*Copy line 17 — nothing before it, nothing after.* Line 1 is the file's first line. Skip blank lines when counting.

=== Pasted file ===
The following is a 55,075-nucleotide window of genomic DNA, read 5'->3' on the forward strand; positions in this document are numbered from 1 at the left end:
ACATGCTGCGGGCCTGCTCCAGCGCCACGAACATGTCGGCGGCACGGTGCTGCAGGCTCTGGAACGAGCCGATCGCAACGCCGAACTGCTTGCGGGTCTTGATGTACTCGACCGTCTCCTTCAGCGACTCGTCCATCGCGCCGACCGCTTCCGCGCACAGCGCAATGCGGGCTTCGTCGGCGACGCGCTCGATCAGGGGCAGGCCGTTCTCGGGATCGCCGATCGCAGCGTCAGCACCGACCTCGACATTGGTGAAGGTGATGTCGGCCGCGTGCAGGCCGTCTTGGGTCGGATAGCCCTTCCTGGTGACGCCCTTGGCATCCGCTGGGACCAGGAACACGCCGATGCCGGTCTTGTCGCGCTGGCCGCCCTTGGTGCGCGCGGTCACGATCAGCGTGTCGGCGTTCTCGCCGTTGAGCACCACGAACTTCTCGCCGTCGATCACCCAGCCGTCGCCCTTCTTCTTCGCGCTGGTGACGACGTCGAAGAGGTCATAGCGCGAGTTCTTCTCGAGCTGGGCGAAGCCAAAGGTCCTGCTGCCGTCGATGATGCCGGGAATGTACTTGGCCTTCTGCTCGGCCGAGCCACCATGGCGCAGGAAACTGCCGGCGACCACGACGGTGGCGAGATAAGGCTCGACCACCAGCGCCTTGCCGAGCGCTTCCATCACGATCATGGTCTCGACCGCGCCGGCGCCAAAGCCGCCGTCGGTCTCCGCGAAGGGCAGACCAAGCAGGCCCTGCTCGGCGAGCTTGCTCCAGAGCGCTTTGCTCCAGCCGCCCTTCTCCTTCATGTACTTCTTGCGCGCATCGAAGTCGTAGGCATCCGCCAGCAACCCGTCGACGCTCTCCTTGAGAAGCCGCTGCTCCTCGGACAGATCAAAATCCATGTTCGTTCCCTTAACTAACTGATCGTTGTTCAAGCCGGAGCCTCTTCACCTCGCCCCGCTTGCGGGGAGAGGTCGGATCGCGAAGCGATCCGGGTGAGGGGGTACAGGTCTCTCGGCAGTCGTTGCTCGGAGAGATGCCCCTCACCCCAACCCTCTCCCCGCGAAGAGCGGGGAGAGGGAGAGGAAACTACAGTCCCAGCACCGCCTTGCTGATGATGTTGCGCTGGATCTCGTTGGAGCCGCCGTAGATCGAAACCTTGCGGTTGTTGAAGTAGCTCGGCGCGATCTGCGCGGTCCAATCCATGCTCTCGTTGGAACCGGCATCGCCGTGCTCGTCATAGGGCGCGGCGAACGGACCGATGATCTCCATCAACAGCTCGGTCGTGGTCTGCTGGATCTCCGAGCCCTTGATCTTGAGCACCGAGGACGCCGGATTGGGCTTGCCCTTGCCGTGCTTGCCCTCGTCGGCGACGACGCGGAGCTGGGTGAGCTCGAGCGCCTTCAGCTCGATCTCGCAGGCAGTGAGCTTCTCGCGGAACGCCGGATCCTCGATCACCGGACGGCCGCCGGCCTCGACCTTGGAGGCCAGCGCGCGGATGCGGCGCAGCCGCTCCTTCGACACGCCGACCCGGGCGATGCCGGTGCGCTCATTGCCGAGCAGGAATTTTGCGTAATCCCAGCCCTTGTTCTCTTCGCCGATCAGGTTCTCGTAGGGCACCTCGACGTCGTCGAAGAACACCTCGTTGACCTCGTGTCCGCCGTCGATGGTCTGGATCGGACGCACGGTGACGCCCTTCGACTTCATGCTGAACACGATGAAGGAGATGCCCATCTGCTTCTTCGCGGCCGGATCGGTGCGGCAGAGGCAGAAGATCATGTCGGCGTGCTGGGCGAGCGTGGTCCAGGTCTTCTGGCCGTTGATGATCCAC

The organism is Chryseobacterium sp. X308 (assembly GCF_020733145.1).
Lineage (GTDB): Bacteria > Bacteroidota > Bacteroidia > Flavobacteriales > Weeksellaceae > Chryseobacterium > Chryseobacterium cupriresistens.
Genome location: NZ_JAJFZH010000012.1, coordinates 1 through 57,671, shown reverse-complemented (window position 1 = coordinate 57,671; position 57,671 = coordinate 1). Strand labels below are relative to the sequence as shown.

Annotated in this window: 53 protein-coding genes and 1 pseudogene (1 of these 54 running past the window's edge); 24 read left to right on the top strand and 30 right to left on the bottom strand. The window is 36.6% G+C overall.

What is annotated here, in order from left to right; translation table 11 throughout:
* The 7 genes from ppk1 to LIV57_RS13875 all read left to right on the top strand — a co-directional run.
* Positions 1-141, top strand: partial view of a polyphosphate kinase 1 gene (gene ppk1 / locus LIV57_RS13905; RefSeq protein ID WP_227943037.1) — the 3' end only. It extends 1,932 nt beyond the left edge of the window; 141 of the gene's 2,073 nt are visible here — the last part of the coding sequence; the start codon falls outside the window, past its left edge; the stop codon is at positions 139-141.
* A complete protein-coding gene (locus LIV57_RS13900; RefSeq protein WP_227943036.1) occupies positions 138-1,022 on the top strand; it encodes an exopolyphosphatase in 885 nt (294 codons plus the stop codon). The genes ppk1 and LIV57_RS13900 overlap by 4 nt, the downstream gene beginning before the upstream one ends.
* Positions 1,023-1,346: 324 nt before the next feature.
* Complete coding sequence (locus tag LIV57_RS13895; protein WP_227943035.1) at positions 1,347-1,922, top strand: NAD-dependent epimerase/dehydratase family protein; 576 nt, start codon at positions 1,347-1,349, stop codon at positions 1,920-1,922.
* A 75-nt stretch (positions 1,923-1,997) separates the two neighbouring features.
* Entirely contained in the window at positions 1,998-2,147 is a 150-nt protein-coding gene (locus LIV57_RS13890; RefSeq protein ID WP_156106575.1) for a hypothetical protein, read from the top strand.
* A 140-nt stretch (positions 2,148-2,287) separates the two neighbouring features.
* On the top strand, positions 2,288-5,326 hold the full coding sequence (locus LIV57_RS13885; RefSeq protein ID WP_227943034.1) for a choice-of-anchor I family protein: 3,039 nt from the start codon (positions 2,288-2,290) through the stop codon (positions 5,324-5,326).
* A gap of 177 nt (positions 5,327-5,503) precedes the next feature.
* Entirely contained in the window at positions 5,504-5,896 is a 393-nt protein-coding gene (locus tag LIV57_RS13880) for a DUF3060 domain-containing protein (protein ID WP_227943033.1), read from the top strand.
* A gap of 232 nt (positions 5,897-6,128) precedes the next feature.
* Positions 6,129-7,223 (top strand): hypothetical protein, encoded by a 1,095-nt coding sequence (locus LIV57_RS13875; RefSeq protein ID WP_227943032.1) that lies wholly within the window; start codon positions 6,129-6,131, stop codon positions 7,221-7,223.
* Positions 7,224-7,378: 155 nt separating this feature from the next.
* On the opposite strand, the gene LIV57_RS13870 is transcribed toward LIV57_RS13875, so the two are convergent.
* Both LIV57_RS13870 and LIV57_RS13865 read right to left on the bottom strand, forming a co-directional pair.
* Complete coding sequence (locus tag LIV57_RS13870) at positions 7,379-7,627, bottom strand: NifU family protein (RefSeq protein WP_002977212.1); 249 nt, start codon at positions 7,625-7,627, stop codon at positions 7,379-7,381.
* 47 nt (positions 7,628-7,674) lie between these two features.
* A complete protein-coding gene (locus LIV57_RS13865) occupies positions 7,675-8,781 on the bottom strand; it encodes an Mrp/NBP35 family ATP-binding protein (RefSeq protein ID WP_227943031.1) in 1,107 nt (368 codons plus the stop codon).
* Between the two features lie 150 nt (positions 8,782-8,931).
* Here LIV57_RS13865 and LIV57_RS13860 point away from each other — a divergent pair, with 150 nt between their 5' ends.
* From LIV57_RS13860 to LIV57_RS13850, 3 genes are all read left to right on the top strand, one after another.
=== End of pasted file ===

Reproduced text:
* A gap of 177 nt (positions 5,327-5,503) precedes the next feature.